Bill's Transcripts

Transcript: 3AW Neil Mitchel

E&OE TRANSCRIPT
3AW Neil Mitchell
23 May 2012
11:46


SUBJECTS: Industrial Relations

NEIL MITCHELL: Now I just get the sense something's happening around the unions, around workplaces, around industrial relations. A number of business leaders have said there's a need for industrial relations reform. Tony Abbott, that's reported in The Financial Review today, is looking at well, an area he's stayed out of, industrial relations after the Work Choice disaster, but the suggestion is he's looking at returning the pendulum back to the middle.

In other words, it's swung too far to the unions and he wants to bring it back into the middle. On the line, the Minister for Workplace Relations, Bill Shorten. Good morning.

BILL SHORTEN: Good morning, Neil.

NEIL MITCHELL: Well, it's probably a reasonable argument, isn't it?

BILL SHORTEN: Well you've got to look at spin and substance. When a politician says that oh, they want to be moderate, well you know that's good but the substance is a little different. There is no detail on what Mr Abbott said.

NEIL MITCHELL: Well he hasn't done it yet though.

BILL SHORTEN: Yes, that's right, spot on. I think in public debate we need to get beyond the clichés and do some straight talking and when we talk about industrial relations in Australia in lost time industrial action has consistently been a third of what it was under Labor, than it was under the Howard Government.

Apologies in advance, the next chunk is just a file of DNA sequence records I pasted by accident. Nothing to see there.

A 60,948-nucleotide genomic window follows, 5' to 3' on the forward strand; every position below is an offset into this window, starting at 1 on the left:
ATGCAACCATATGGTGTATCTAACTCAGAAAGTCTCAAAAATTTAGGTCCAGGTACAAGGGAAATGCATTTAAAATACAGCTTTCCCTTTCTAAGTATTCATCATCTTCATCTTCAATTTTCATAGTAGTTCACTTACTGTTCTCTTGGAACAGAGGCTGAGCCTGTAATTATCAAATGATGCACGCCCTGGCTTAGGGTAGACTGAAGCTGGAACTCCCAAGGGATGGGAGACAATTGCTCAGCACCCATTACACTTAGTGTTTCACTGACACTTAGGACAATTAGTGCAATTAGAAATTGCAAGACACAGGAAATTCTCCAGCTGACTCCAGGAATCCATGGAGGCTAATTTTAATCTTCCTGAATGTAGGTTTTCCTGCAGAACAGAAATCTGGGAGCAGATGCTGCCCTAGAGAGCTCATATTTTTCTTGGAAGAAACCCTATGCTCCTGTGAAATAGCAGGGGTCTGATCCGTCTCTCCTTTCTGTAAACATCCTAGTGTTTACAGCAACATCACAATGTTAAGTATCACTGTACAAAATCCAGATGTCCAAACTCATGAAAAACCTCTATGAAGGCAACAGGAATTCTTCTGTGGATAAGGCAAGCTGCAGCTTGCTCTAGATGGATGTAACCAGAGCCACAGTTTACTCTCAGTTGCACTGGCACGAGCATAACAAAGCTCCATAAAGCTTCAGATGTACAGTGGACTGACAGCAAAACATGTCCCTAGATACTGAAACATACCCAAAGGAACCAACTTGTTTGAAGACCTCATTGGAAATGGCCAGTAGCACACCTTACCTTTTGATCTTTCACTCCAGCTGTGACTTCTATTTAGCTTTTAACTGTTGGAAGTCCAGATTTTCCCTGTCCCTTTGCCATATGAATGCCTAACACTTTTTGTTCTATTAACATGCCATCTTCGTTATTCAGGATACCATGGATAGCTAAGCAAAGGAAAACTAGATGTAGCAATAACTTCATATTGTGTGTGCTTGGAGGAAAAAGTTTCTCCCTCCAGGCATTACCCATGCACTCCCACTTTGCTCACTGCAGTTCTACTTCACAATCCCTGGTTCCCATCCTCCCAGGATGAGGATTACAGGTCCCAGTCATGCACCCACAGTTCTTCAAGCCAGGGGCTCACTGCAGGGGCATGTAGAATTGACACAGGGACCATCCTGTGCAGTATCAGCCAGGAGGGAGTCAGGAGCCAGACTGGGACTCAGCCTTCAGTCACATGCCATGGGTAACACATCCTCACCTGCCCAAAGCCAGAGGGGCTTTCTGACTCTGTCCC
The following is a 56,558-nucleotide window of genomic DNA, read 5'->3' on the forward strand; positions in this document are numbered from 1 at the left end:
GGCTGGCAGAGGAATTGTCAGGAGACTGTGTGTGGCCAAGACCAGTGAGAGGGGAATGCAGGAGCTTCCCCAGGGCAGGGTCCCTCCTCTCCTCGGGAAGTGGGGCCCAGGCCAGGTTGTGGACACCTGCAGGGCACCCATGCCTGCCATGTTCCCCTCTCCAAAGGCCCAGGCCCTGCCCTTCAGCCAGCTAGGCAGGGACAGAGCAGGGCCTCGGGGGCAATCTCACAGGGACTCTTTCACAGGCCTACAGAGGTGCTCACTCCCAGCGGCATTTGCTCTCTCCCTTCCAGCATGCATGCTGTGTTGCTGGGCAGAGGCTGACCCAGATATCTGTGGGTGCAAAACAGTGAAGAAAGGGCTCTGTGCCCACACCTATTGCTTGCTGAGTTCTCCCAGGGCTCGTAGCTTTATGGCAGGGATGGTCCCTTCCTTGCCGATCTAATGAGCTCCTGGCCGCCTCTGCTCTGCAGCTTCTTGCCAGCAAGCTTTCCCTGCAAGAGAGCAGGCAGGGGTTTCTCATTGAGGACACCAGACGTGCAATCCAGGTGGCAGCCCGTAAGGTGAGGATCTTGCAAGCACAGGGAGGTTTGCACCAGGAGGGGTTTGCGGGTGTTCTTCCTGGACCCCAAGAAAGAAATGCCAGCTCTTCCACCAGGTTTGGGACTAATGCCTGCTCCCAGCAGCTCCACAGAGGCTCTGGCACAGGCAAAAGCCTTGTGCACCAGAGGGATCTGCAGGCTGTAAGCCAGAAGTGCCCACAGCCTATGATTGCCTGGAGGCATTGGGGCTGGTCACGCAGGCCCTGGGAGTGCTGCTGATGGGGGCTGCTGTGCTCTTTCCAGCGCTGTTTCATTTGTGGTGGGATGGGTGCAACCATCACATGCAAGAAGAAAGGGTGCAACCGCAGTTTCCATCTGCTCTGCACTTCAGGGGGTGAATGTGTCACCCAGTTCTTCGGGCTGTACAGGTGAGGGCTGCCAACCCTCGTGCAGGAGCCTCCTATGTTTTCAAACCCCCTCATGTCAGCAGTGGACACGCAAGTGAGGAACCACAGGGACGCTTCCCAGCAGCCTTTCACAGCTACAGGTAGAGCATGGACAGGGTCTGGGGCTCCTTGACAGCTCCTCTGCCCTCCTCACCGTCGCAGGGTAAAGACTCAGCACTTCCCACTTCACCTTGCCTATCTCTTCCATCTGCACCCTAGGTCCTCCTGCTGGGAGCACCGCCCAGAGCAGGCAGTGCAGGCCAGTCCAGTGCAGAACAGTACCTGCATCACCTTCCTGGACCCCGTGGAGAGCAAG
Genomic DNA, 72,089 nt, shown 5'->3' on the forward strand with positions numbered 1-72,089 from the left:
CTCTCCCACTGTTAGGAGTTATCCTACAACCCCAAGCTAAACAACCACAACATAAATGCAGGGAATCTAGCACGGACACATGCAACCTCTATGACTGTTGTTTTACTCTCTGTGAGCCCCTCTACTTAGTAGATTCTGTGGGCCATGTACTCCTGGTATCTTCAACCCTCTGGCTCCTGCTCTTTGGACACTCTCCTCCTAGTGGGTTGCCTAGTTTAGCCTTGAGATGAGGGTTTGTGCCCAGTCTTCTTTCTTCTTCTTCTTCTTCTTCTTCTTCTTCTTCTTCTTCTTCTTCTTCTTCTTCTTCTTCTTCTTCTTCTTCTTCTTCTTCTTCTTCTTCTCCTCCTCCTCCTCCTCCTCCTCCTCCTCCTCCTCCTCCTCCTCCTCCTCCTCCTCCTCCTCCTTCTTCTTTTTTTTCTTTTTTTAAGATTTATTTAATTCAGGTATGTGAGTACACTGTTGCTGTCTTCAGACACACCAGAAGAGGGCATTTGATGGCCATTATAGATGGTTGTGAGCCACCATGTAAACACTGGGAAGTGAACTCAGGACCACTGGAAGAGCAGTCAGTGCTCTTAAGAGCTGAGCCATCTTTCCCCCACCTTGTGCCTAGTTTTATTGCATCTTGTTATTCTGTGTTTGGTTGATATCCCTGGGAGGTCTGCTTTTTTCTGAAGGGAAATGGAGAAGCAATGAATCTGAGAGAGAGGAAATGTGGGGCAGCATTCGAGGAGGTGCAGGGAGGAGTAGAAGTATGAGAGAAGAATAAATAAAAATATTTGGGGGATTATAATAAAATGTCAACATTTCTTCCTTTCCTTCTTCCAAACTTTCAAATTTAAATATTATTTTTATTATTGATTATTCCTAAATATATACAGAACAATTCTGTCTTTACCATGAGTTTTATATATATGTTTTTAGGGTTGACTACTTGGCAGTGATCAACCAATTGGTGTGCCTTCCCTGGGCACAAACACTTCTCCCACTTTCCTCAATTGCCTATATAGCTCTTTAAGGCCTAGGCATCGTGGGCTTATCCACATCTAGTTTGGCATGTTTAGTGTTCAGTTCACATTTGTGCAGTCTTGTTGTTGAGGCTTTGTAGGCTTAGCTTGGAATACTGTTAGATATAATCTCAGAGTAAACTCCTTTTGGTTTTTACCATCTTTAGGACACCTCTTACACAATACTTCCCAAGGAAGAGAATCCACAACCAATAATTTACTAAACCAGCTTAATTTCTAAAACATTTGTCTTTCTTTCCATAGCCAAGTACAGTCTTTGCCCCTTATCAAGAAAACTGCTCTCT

NEIL MITCHELL: Is that right? I was looking at the…

BILL SHORTEN:  That's a fact.

NEIL MITCHELL:…the working days lost to disputes. I think Jac Nasser quoted this, two hundred and ten—2010 was one hundred and twenty-six thousand and 2011 two hundred and forty-one thousand five hundred. That's an increase.

BILL SHORTEN: Yeah and let's go back through all of the Howard years…

NEIL MITCHELL: No, no but you said it was lower under Labor. That's a significant increase.

BILL SHORTEN: Yes but when you look at the Howard years—again it's—it's important that in life we have a bit of history, that we're not totally into the twenty-four hour or the short term news cycle. The Howard Government for nine of their 10 years was well above any of those numbers you mentioned.

NEIL MITCHELL: Okay. Well are we in trouble now?

BILL SHORTEN:  No.

NEIL MITCHELL: Well we've got—the head of our…

BILL SHORTEN: Well let's…

NEIL MITCHELL:…one of your own men is saying—one of your own people is saying there's a need for industrial relations reform. It's too expensive and too much uncertainty around industrial relations.

BILL SHORTEN: Well, Mr Abbott—I'll just—I'll move on to being specific about the BHP complaint because these are serious businessmen and serious business people deserve the courtesy of some respect and a hearing out their views, but in terms of before we get off what Mr Abbott sort of just wafts in and wafts out like Tinkerbell…

NEIL MITCHELL: Well he hasn't actually said anything?

BILL SHORTEN: Well that's it, spot on, Neil.

NEIL MITCHELL: This is a leak from his party meeting.

BILL SHORTEN: Well he hasn't actually said anything and all I would say, Neil is when can we—when can we get some substance here.